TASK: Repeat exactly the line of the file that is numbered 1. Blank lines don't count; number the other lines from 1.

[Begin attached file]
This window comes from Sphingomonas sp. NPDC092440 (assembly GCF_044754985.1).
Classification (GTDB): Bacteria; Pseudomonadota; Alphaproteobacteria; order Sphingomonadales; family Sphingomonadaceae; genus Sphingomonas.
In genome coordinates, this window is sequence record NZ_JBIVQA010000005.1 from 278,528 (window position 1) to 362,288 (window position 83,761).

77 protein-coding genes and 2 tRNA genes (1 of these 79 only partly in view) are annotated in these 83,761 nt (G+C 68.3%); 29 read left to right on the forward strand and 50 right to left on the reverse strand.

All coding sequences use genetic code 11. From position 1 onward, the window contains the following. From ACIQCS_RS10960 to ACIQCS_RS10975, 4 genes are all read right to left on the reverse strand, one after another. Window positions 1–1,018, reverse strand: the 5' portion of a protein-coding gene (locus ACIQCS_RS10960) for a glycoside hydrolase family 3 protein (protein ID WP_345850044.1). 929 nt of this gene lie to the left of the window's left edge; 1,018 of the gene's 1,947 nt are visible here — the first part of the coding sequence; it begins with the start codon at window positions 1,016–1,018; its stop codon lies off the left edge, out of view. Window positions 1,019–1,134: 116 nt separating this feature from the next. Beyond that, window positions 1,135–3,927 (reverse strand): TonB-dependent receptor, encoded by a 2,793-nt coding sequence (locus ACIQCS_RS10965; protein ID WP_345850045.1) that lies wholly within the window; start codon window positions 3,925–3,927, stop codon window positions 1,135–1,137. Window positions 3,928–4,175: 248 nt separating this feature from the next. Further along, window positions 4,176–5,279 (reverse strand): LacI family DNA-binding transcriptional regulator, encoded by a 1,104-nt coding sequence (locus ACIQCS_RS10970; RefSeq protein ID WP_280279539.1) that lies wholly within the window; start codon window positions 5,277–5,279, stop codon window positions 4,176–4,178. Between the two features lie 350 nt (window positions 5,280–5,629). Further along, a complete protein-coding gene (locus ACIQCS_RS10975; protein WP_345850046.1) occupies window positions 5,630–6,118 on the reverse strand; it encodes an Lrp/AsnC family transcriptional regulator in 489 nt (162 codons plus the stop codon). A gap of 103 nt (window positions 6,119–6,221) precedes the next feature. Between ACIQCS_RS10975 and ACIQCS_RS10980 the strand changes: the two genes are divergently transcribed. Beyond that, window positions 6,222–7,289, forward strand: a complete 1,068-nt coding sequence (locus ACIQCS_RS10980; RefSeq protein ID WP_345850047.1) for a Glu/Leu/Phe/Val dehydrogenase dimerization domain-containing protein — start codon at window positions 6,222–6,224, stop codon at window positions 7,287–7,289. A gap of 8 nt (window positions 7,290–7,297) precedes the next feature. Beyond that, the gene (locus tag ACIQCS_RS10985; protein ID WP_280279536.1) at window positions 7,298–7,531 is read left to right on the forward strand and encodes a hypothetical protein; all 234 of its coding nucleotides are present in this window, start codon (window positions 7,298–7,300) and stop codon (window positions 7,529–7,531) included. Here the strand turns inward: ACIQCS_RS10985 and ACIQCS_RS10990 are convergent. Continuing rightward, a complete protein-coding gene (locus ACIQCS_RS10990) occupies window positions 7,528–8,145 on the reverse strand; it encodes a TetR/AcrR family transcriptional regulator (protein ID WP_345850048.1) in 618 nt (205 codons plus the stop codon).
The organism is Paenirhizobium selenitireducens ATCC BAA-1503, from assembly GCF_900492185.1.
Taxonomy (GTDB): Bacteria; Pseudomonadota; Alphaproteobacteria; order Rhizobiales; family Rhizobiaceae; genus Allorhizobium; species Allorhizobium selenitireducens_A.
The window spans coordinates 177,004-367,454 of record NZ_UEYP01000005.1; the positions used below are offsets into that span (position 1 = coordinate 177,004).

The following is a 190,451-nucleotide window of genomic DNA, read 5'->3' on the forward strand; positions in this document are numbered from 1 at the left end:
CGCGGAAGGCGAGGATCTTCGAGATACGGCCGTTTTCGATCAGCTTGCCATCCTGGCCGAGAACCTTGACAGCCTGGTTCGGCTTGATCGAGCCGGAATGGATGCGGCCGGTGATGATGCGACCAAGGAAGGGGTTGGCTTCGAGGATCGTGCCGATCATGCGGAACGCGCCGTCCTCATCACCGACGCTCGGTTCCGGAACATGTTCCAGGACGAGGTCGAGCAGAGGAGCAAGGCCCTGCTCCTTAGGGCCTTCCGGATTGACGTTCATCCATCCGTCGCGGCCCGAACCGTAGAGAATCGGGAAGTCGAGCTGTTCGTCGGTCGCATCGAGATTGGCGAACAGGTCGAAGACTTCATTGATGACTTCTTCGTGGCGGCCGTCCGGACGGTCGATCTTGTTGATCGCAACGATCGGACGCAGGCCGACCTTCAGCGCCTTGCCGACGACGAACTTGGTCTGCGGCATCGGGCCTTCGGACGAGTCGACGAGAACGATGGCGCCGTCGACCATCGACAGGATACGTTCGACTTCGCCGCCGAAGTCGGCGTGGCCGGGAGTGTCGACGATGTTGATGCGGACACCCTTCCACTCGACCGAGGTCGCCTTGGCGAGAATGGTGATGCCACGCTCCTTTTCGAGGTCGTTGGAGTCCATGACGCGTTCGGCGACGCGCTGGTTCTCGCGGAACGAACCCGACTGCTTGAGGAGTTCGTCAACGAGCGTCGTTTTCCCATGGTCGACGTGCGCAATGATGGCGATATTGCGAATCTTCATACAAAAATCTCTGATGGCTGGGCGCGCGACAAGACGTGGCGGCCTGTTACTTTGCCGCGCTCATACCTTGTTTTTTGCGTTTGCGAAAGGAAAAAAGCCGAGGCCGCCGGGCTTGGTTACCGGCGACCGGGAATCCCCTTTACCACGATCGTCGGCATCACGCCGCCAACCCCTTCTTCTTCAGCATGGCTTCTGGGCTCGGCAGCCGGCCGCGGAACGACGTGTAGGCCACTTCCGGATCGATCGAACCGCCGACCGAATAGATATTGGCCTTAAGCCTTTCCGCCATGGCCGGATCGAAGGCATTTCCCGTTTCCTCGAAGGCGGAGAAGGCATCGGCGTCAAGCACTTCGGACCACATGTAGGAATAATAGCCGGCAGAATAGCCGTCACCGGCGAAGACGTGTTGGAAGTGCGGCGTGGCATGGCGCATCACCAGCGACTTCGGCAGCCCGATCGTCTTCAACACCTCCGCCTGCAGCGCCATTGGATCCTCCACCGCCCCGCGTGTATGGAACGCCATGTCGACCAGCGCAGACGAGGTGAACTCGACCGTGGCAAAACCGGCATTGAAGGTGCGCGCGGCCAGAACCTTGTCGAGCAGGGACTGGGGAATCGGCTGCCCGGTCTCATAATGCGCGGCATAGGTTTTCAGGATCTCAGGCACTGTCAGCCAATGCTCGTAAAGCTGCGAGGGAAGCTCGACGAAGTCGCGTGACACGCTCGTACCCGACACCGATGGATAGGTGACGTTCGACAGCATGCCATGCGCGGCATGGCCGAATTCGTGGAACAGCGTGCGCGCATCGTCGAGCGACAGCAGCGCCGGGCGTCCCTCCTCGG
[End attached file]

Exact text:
This window comes from Sphingomonas sp. NPDC092440 (assembly GCF_044754985.1).